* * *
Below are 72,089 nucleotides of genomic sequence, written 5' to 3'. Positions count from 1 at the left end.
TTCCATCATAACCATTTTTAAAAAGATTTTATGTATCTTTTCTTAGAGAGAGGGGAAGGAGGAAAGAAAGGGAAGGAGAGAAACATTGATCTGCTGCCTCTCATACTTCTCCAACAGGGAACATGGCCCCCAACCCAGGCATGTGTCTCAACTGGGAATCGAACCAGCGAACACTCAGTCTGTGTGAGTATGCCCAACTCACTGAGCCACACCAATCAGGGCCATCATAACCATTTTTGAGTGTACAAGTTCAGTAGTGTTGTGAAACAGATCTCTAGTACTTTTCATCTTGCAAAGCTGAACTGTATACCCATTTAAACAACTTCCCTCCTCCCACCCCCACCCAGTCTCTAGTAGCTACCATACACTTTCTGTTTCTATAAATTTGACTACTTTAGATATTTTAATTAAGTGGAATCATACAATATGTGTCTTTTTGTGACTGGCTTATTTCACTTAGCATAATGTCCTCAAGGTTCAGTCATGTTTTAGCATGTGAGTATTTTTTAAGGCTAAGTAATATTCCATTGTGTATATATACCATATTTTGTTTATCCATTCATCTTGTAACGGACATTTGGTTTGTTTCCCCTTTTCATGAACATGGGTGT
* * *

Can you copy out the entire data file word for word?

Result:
Below are 72,089 nucleotides of genomic sequence, written 5' to 3'. Positions count from 1 at the left end.
TTCCATCATAACCATTTTTAAAAAGATTTTATGTATCTTTTCTTAGAGAGAGGGGAAGGAGGAAAGAAAGGGAAGGAGAGAAACATTGATCTGCTGCCTCTCATACTTCTCCAACAGGGAACATGGCCCCCAACCCAGGCATGTGTCTCAACTGGGAATCGAACCAGCGAACACTCAGTCTGTGTGAGTATGCCCAACTCACTGAGCCACACCAATCAGGGCCATCATAACCATTTTTGAGTGTACAAGTTCAGTAGTGTTGTGAAACAGATCTCTAGTACTTTTCATCTTGCAAAGCTGAACTGTATACCCATTTAAACAACTTCCCTCCTCCCACCCCCACCCAGTCTCTAGTAGCTACCATACACTTTCTGTTTCTATAAATTTGACTACTTTAGATATTTTAATTAAGTGGAATCATACAATATGTGTCTTTTTGTGACTGGCTTATTTCACTTAGCATAATGTCCTCAAGGTTCAGTCATGTTTTAGCATGTGAGTATTTTTTAAGGCTAAGTAATATTCCATTGTGTATATATACCATATTTTGTTTATCCATTCATCTTGTAACGGACATTTGGTTTGTTTCCCCTTTTCATGAACATGGGTGT